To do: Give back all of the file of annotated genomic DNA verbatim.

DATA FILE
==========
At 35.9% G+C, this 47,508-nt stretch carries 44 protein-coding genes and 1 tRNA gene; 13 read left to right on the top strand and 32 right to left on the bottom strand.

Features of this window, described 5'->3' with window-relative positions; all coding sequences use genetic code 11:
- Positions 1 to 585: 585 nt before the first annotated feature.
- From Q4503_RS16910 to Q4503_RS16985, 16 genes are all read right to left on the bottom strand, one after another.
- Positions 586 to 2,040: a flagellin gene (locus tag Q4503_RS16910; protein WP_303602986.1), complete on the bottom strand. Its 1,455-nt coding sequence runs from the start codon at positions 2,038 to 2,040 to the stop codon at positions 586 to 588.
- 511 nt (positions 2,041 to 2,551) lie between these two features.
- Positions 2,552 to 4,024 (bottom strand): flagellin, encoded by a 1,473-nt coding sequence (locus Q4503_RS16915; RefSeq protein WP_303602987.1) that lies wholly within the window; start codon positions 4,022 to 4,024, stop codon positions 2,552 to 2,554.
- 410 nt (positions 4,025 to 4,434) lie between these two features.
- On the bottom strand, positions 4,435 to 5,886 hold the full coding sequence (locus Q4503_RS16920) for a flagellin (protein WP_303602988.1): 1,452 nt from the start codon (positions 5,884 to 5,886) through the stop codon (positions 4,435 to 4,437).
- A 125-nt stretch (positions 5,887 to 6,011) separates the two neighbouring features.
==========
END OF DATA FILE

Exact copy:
At 35.9% G+C, this 47,508-nt stretch carries 44 protein-coding genes and 1 tRNA gene; 13 read left to right on the top strand and 32 right to left on the bottom strand.

Features of this window, described 5'->3' with window-relative positions; all coding sequences use genetic code 11:
- Positions 1 to 585: 585 nt before the first annotated feature.
- From Q4503_RS16910 to Q4503_RS16985, 16 genes are all read right to left on the bottom strand, one after another.
- Positions 586 to 2,040: a flagellin gene (locus tag Q4503_RS16910; protein WP_303602986.1), complete on the bottom strand. Its 1,455-nt coding sequence runs from the start codon at positions 2,038 to 2,040 to the stop codon at positions 586 to 588.
- 511 nt (positions 2,041 to 2,551) lie between these two features.
- Positions 2,552 to 4,024 (bottom strand): flagellin, encoded by a 1,473-nt coding sequence (locus Q4503_RS16915; RefSeq protein WP_303602987.1) that lies wholly within the window; start codon positions 4,022 to 4,024, stop codon positions 2,552 to 2,554.
- 410 nt (positions 4,025 to 4,434) lie between these two features.
- On the bottom strand, positions 4,435 to 5,886 hold the full coding sequence (locus Q4503_RS16920) for a flagellin (protein WP_303602988.1): 1,452 nt from the start codon (positions 5,884 to 5,886) through the stop codon (positions 4,435 to 4,437).
- A 125-nt stretch (positions 5,887 to 6,011) separates the two neighbouring features.